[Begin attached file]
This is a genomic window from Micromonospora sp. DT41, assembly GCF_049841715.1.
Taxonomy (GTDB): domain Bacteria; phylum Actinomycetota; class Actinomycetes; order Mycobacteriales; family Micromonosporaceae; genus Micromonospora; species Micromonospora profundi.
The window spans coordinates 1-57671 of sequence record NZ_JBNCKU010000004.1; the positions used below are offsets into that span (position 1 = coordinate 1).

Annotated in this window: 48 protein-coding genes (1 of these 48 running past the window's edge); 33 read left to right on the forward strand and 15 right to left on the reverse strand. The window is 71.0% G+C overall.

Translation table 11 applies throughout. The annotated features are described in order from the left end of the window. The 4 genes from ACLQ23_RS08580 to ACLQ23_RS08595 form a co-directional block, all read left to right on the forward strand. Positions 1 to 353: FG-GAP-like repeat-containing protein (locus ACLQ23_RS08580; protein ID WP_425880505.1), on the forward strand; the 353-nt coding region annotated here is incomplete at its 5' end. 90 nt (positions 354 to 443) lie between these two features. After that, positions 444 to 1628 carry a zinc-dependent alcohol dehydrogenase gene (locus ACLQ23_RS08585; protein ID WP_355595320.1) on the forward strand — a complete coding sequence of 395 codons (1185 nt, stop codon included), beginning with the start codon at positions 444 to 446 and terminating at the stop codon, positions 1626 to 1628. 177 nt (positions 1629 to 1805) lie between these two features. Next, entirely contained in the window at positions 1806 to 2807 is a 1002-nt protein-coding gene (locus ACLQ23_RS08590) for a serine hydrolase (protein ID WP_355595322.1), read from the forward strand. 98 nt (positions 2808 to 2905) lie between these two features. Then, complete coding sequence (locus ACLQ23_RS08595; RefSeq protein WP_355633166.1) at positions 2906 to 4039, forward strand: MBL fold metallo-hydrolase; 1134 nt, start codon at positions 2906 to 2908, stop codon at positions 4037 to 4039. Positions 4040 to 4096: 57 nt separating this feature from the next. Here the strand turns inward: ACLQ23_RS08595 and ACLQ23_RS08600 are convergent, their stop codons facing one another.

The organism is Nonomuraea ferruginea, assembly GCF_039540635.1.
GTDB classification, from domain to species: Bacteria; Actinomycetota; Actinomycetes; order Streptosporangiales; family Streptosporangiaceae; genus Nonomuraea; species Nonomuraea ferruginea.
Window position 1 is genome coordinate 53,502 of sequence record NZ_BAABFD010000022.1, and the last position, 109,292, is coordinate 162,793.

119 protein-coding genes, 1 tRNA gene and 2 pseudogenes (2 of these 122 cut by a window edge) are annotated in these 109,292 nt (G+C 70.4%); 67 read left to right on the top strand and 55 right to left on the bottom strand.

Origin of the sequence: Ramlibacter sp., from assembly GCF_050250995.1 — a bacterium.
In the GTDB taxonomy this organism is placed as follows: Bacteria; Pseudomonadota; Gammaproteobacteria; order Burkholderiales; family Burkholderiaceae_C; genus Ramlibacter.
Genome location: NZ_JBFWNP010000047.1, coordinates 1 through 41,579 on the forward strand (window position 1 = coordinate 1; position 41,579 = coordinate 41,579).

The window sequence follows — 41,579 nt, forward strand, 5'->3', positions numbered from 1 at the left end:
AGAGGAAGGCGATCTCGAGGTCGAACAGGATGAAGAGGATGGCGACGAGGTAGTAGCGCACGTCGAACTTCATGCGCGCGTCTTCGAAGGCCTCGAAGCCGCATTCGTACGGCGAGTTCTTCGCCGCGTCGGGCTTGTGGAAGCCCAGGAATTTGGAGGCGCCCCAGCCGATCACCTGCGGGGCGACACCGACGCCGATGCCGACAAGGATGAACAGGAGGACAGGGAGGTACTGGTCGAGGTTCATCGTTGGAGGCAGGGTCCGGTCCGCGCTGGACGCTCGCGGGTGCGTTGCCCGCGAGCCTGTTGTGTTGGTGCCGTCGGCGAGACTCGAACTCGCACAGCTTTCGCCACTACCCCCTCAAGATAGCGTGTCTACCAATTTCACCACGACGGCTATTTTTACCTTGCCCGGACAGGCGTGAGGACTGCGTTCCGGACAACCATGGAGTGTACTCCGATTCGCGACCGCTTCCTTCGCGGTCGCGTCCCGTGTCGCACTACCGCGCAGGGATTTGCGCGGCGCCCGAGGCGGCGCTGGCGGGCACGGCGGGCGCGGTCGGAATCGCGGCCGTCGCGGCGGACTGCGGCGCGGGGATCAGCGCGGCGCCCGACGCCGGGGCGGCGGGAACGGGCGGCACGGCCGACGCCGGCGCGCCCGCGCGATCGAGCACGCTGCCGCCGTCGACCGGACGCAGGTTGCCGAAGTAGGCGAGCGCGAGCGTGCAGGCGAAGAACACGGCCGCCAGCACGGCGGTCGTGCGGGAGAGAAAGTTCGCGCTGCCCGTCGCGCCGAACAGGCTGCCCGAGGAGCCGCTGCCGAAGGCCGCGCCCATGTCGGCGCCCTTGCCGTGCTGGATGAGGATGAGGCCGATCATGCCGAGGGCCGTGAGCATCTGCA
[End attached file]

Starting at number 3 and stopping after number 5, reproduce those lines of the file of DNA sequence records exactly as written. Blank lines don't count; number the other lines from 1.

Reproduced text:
The window spans coordinates 1-57671 of sequence record NZ_JBNCKU010000004.1; the positions used below are offsets into that span (position 1 = coordinate 1).

Annotated in this window: 48 protein-coding genes (1 of these 48 running past the window's edge); 33 read left to right on the forward strand and 15 right to left on the reverse strand. The window is 71.0% G+C overall.

Translation table 11 applies throughout. The annotated features are described in order from the left end of the window. The 4 genes from ACLQ23_RS08580 to ACLQ23_RS08595 form a co-directional block, all read left to right on the forward strand. Positions 1 to 353: FG-GAP-like repeat-containing protein (locus ACLQ23_RS08580; protein ID WP_425880505.1), on the forward strand; the 353-nt coding region annotated here is incomplete at its 5' end. 90 nt (positions 354 to 443) lie between these two features. After that, positions 444 to 1628 carry a zinc-dependent alcohol dehydrogenase gene (locus ACLQ23_RS08585; protein ID WP_355595320.1) on the forward strand — a complete coding sequence of 395 codons (1185 nt, stop codon included), beginning with the start codon at positions 444 to 446 and terminating at the stop codon, positions 1626 to 1628. 177 nt (positions 1629 to 1805) lie between these two features. Next, entirely contained in the window at positions 1806 to 2807 is a 1002-nt protein-coding gene (locus ACLQ23_RS08590) for a serine hydrolase (protein ID WP_355595322.1), read from the forward strand. 98 nt (positions 2808 to 2905) lie between these two features. Then, complete coding sequence (locus ACLQ23_RS08595; RefSeq protein WP_355633166.1) at positions 2906 to 4039, forward strand: MBL fold metallo-hydrolase; 1134 nt, start codon at positions 2906 to 2908, stop codon at positions 4037 to 4039. Positions 4040 to 4096: 57 nt separating this feature from the next. Here the strand turns inward: ACLQ23_RS08595 and ACLQ23_RS08600 are convergent, their stop codons facing one another.